A Far Tower is constructed in 8 sections that follow upon each other mostly without break:
Cycle I- Lute I- Cycle II- River- Zither/Temple Bells- Cycle III- Lute II- Cycle IV
Cycle I begins quietly as a strange, repetetive, possibly meaningless pulse figure emerges out of nothing. The warm sound of a clarinet appears, mixing with that of a flute. The strange pulses continue with cold cymbals rolls and silences.
Lute I begins with sudden bell-sounds from the crotales and a rhythmic dance pattern in triplets on the drums. Plucked strings and percussion imitate the Central Asian lutes and drums depicted in the Buddhist cave paintings from Tang Dynasty Dunhuang- the famous oasis town on the edge of the Gobi Desert which was the gateway through which Central Asian culture poured into China during that period. Melodies begin to swirl like the long ribbon sleeves of dancers seen in those paintings as the sensuous dance builds.
Cycle II emerges without warning and sucks the energy from the dance leaving the flute alone still maintaining its fluttering.
River begins with rolled chords on the marimba, joined by the violin and flute nin a watery textural counterpoint. The clarinet once again brings its warm voice with a long, rhapsodic aria later joined by the cello. The movement rises in pitch, energy and complexity until it arrives at a point of transcendent stillness.
Zither/Temple Bells uses the cello to imitate the sound of the famous spiritual zither of ancient China: the Guqin- beloved by Daoists, Buddhists and Confucian literati alike. Mixing glissando with pizzicato, the cello evokes a meditative air, joined by the low register flute imitating the famous end-blown Chinese flute: Xiao. The violin accompanies with a hammered dulcimer effect by dangling and jingling a pencil eraser band between two strings. Woodblock and vibraphone evoke the sounds of a Daoist or Buddhist temple, deep in the mountains.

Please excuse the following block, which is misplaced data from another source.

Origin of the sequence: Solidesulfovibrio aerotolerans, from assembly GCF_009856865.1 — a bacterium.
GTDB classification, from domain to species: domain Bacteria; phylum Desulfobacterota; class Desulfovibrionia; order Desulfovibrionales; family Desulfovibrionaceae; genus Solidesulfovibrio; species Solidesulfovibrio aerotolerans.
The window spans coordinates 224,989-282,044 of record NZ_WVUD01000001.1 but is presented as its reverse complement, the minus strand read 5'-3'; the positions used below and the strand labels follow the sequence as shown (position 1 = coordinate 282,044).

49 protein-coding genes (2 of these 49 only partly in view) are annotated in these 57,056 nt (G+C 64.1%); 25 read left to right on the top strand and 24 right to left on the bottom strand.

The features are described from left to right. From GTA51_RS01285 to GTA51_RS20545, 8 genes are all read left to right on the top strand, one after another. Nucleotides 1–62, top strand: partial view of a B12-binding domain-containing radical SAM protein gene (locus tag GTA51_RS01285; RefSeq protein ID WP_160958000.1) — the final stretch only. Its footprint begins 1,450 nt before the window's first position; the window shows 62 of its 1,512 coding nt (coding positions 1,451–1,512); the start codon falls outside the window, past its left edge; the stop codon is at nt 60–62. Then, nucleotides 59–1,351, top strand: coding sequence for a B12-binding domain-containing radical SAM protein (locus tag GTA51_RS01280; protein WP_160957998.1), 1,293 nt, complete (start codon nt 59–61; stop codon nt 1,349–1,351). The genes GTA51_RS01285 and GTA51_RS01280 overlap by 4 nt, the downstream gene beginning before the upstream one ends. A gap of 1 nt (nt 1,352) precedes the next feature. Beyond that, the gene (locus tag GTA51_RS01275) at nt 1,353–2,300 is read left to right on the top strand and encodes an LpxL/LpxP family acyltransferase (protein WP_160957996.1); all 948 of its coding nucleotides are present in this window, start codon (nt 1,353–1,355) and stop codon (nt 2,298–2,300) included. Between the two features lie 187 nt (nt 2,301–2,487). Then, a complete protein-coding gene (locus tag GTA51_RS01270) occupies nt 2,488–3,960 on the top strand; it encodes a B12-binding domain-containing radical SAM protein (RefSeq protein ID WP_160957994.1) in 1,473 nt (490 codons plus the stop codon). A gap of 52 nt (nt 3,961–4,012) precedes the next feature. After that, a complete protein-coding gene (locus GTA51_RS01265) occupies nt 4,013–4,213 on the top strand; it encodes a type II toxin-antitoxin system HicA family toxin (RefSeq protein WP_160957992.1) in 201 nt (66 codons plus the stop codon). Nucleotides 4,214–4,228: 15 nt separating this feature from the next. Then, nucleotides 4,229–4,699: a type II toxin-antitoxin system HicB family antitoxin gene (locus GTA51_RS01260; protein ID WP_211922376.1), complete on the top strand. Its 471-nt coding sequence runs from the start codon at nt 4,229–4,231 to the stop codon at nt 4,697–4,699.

Cycle III suddenly begins without warning, and brings a harsh flurry of percussive strokes and leads directly into:
Lute II which recapitulates the Lute movement earlier but now inflected with some of the hysteria of Cycle III.
Cycle IV emerges roughly out of Lute II and ends the dance. Bells and Zither are briefly heard, and then fade away as the Cycle music returns one last time and fades slowly to silence.
The 12-note scale is divided into three sets in each movement:
a “five plus one” “hexachord” consisting of the Confucian pentatonic scale plus one half step,
a four note “tetrachord” set, and
a two-note “diad” set.
The pitches in these sets change as the piece progresses to produce four different musical characteristics for the Cycle, Lute, River, and Zither/Temple Bell sections.